In: Heart Rhythm, Vol. 11, No. 4, 2014, p. 541-546.

Research output: Contribution to journalArticle

Remo, BF, Preminger, M, Bradfield, J, Mittal, S, Boyle, N, Gupta, A, Shivkumar, K, Steinberg, JS & Dickfeld, T 2014, 'Safety and efficacy of renal denervation as a novel treatment of ventricular tachycardia storm in patients with cardiomyopathy', Heart Rhythm, vol. 11, no. 4, pp. 541-546. https://doi.org/10.1016/j.hrthm.2013.12.038
Remo, Benjamin F. ; Preminger, Mark ; Bradfield, Jason ; Mittal, Suneet ; Boyle, Noel ; Gupta, Anuj ; Shivkumar, Kalyanam ; Steinberg, Jonathan S. ; Dickfeld, Timm. / Safety and efficacy of renal denervation as a novel treatment of ventricular tachycardia storm in patients with cardiomyopathy. In: Heart Rhythm. 2014 ; Vol. 11, No. 4. pp. 541-546.
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abstract = "Background: Modulation of the autonomic nervous system has been used to treat refractory ventricular tachycardia (VT). Renal artery denervation (RDN) is under investigation for the treatment of sympathetic-driven cardiovascular diseases. Objective: The purpose of this study was to report the largest case series to date using RDN as adjunctive therapy for refractory VT in patients with underlying cardiomyopathy. Methods: Four patients with cardiomyopathy (2 nonischemic, 2 ischemic) with recurrent VT despite maximized antiarrhythmic therapy and prior endocardial (n = 2) or endocardial/epicardial (n = 2) ablation underwent RDN ± repeat VT ablation. RDN was performed spirally along each main renal artery with either a nonirrigated (6 W at 50°C for 60 seconds) or an open irrigated ablation catheter (10-12 W for 30-60 seconds). Renal arteriography was performed before and after RDN. Results: RDN was well tolerated acutely and demonstrated no clinically significant complications during follow-up of 8.8 ± 2.6 months (range 5.0-11.0 months). No hemodynamic deterioration or worsening of renal function was observed. The number of VT episodes was decreased from 11.0 ± 4.2 (5.0-14.0) during the month before ablation to 0.3 ± 0.1 (0.2-0.4) per month after ablation. All VT episodes occurred in the first 4 months after ablation (2.6 ± 1.5 months). The responses to RDN were similar for ischemic and nonischemic patients. Conclusion: This case series provides promising preliminary data on the safety and effectiveness of RDN as an adjunctive therapy in the treatment of patients with cardiomyopathy and VT resistant to standard interventions.",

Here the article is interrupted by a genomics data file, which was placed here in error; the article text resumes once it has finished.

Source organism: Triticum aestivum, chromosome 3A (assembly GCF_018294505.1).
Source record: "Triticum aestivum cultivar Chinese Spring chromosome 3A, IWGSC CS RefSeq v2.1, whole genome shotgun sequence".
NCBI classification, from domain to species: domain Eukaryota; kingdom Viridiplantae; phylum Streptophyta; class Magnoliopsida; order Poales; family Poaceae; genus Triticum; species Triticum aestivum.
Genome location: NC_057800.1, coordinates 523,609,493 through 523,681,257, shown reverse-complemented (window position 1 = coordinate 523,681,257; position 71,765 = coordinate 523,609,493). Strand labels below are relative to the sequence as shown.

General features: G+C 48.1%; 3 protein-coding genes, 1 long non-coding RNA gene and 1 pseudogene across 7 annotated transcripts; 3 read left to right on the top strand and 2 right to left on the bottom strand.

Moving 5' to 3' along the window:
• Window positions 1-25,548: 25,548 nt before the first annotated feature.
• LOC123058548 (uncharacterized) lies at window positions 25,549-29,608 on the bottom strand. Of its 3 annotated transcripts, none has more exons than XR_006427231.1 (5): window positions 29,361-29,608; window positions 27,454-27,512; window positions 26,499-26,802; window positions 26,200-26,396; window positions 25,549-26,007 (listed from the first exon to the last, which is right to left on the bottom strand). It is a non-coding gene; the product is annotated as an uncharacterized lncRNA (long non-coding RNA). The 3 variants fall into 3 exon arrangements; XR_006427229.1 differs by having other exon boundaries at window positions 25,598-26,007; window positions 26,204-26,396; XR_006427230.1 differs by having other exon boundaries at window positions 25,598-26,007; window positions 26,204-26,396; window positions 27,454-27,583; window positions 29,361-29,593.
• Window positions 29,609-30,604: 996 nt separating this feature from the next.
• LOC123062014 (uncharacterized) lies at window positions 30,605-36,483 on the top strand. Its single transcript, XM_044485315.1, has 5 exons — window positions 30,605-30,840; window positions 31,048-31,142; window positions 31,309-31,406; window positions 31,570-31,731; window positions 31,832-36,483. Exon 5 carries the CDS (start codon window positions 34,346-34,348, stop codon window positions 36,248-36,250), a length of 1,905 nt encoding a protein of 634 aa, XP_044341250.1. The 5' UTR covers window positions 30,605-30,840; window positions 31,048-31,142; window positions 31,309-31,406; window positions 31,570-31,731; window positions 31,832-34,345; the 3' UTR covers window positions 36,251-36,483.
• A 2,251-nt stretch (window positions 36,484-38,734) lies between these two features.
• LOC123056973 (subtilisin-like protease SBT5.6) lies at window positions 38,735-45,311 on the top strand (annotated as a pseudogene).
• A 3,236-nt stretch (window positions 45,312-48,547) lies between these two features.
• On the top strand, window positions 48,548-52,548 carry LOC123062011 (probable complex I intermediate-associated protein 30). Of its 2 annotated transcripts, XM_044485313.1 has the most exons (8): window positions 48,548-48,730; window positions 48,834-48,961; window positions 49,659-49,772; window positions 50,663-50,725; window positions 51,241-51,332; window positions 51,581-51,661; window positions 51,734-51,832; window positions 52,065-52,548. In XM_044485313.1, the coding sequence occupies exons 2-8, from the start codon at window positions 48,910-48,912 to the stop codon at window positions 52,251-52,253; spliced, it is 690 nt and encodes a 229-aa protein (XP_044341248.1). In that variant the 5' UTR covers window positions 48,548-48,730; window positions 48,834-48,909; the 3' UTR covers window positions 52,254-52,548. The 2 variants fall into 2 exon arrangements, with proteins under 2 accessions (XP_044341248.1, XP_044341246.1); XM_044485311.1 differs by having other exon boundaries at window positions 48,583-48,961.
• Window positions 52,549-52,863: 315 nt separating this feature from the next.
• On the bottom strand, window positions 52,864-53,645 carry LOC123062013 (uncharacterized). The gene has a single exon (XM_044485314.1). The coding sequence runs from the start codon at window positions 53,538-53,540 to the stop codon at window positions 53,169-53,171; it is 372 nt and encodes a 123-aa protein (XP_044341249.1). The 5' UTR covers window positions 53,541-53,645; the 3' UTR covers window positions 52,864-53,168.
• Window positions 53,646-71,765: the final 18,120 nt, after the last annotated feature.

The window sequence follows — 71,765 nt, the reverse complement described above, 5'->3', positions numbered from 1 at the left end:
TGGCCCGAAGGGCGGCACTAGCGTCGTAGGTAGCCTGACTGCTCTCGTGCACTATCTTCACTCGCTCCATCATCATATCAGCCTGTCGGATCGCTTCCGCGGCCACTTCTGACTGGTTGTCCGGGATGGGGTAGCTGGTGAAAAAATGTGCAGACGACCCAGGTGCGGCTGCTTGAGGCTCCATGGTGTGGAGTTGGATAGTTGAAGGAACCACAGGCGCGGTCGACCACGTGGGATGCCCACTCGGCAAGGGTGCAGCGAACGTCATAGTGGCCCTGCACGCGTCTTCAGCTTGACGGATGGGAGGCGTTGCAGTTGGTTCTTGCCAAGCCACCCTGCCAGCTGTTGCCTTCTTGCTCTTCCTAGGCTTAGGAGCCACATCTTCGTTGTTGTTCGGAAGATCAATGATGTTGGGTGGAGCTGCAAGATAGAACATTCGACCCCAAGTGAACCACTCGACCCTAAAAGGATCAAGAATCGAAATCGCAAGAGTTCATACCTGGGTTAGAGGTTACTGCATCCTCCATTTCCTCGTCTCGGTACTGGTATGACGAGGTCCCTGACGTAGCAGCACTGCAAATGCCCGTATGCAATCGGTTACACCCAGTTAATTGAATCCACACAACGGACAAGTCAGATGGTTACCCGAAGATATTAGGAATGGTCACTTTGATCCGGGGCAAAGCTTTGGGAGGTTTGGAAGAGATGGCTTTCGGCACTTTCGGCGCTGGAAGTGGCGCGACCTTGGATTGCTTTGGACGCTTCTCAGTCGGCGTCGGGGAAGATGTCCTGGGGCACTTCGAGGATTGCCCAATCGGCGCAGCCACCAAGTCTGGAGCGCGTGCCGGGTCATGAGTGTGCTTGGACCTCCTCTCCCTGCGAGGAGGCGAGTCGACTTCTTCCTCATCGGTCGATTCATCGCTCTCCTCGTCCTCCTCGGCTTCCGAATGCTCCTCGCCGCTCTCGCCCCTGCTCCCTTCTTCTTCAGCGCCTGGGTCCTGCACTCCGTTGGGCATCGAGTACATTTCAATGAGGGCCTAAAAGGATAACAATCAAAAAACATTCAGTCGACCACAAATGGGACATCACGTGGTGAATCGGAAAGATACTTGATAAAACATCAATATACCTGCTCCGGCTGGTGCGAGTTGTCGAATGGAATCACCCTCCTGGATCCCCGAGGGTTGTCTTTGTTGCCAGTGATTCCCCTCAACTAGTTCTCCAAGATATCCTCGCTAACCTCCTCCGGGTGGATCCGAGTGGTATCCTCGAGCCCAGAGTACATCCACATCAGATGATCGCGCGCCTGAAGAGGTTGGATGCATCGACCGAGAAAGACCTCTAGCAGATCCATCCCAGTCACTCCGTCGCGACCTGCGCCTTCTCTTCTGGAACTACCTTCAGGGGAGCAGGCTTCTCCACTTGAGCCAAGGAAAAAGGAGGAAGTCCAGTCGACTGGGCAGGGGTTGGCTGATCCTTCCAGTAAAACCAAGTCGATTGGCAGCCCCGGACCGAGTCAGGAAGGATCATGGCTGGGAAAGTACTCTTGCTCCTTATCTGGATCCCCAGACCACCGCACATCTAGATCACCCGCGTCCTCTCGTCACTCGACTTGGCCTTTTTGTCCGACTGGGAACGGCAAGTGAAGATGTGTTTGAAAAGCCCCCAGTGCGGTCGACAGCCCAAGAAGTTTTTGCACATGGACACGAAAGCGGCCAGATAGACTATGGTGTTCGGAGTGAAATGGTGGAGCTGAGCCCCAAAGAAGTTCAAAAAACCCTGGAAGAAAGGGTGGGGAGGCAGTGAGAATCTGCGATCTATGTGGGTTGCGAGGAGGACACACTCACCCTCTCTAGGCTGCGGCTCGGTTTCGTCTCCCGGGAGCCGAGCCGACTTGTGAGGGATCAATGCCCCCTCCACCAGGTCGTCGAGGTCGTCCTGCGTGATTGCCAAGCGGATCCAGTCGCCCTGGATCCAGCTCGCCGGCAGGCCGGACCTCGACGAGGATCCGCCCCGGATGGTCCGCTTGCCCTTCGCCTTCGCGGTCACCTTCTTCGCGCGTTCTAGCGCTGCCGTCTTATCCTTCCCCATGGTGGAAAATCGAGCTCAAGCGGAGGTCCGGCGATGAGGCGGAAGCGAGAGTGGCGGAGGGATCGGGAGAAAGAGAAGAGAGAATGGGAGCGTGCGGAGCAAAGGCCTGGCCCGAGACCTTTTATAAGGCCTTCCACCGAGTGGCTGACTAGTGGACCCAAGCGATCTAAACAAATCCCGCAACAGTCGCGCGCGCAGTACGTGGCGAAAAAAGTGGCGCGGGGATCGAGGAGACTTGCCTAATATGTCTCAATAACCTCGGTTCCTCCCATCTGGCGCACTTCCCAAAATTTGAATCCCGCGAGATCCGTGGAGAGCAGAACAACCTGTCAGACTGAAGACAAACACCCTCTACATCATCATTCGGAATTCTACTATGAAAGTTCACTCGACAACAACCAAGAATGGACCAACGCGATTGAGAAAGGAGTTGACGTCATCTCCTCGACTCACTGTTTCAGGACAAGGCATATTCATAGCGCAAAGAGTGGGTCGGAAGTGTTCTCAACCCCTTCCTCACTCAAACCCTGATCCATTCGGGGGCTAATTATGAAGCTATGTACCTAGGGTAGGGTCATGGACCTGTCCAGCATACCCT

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AU - Remo, Benjamin F.

AU - Preminger, Mark

AU - Bradfield, Jason

AU - Mittal, Suneet

AU - Boyle, Noel

AU - Gupta, Anuj

AU - Shivkumar, Kalyanam

AU - Steinberg, Jonathan S.

AU - Dickfeld, Timm